Raspberry Pi Blinking an LED

Final output

In the Raspberry Pi Blinking an LED Blinking an LED project , we will learn how to connect an LED to raspberry pi and create a Python script that will do LED Blinking. We will also learn how to connect an LED to the GPIO Pin.

The funny thing is, if you know how to control an LED, you can control any load or output. Such as LED, Bulb, Motor, etc. whatever. 

≡Necessary equipment:

To complete our raspberry pi blink on board led project   we need the following components    

  1. Raspberry Pi
  2. Breadboard
  3. 5 mm LED
  4. 330 Ω resistor
  5. Jumper wires

GPIO pin introduction of Raspberry pi:

The full meaning of GPIO is General Purpose Input / Output Pins (General Purpose Input / Output (GPIO) pins). This GPIO PIN can be used to connect a variety of electronics hardware, such as LEDs or sensors. The GPIO pin is used to exchange real-world data with the Raspberry Pi. The Raspberry Pi 3B model has 40 GPIO pins in two rows. Which is shown in Figure 1. This layout is similar to the Raspberry Pi 2 model and Raspberry Pi B 1 model B +. However, the Pi1 is slightly different from models A and B. Which has only the first 26 pins.

Raspberry Pi GPIO layout
Figure 1  Raspberry Pi GPIO layout

There are two ways to declare a GPIO PIN. One is by name (known as GPIO number or Broadcom numbering) and the other by pin number (known as physical number).

For example, GPIO 25 (name) pin 22 (number) single pin has been identified in two ways. Which is shown in the figure below.

raspberry pi intout

 the names of the GPIO pins as well as the GPIO pins will be mentioned. Note that GPIO pins can be set to HIGH or LOW. If a pin HIGH is set, it will provide 3.3 voltage at the output. Which turns on the LED Similarly, if pin LOW is set, 0 voltage can be found at its output.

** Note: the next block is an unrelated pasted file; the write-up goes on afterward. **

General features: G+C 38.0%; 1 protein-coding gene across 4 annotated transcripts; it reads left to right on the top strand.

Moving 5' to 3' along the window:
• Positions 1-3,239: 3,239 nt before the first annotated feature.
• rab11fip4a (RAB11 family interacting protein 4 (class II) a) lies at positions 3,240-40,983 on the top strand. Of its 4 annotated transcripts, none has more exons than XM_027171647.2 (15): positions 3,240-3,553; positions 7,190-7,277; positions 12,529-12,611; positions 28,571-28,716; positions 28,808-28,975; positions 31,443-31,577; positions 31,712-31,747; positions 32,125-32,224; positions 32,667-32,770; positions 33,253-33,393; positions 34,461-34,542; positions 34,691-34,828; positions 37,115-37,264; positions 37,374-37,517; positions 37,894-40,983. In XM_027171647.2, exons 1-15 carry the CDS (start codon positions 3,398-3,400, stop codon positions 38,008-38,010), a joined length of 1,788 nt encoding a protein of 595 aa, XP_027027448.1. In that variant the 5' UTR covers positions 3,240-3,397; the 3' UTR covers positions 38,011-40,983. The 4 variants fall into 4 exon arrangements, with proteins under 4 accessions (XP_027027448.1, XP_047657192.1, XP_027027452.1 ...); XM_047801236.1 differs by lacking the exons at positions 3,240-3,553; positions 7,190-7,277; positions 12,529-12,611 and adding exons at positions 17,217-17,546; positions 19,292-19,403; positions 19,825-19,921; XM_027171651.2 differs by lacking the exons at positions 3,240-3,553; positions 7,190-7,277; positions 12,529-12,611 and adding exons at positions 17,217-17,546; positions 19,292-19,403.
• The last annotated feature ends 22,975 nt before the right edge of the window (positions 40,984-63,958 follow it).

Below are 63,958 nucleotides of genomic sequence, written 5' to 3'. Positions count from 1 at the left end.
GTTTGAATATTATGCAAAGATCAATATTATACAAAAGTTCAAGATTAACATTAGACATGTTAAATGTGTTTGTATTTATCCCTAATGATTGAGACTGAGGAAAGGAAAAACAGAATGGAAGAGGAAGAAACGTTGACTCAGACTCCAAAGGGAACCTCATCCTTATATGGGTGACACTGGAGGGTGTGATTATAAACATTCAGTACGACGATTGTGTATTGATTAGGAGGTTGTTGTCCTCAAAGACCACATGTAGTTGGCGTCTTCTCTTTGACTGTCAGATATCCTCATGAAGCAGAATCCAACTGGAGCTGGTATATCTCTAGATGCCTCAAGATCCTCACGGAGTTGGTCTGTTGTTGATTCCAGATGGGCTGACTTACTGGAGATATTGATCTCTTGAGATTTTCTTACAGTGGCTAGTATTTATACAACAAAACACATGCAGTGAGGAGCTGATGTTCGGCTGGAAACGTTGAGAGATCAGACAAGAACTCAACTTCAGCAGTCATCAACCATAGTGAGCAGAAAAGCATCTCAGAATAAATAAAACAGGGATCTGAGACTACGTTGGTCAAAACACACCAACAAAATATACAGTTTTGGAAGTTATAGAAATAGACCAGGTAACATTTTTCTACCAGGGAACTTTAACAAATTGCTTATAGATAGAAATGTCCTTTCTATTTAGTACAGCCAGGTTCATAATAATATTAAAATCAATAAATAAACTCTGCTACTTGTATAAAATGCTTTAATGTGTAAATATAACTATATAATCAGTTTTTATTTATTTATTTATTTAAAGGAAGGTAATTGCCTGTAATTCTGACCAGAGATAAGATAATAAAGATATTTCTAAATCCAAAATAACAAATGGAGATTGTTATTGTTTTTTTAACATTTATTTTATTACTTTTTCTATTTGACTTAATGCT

GPIO pins are designed to operate at 3.3 volts DC. So if you connect the pin to high voltage, it will permanently damage the raspberry pi.

As shown in the table, none of the gray pins are associated with pins 27 and 28. The Raspberry Pi has 8 (eight) GND (ground) pins for ground connection to the circuit, highlighted in black on the table.

In the table above, there are four power pins for power supply. Two 5 V pins and two 3.3 V are highlighted in red and orange, respectively.

Also, several pins have special features. For example, yellow highlighted pins are used for serial peripheral interfaces (SPIs) and green highlighted pins are used for inter-integrated circuit (I2C) communication.

≡LED Introduction:

LED stands for Light Emitting Diode and emits light. LEDs can come in a variety of shapes, sizes and colors. In this project we will use a simple 5 mm, red LED.

We know that a diode is an electronics component and has polarity (positive and negative edges). It flows current in one direction only. That is, only current flows from positive to negative.

 Pin out of the LED
  Figure 1-2 Pin out of the LED


The LED has a positive connection edge. Which is known as the anode and has a negative connection edge. Which is known as the cathode. By looking at the length of the two legs or the internal structure of an LED, you can tell which is negative and which is positive. Which is shown in Figure 1-2. The long leg or slender inner part is the anode (+) and the short leg or thick inner part is the cathode (-).


Ways to choose the right register:

If excess current flows through the LED or raspberry pi board, both the raspberry pi and the LED are likely to be damaged.

To prevent this, we must always connect the LED to a register in series. This causes a limited amount of current to flow through the component. What kind of resistor and what kind of resistor you will use depends on the use of your LED.

For the LED of this project, one can take a register of any value between 220 to 470. Because of the relatively low resistance quality register, the LED light will be brighter.


We recommend that you purchase a 1/4 W resistor assortment that spans a wide range of resistance values. These will meet most of your needs.

The resistance value of the register depends on the color band of the register. The register usually has four bands. Which is shown in Figure 3.

 330 Ω resistor
Figure 3 A 330 Ω resistor

The first two colors of the register determine the value of the band. The third is a multiplier that represents the number of zeros after the first two digits i.e. 10 n. Here, n is the value of the third number.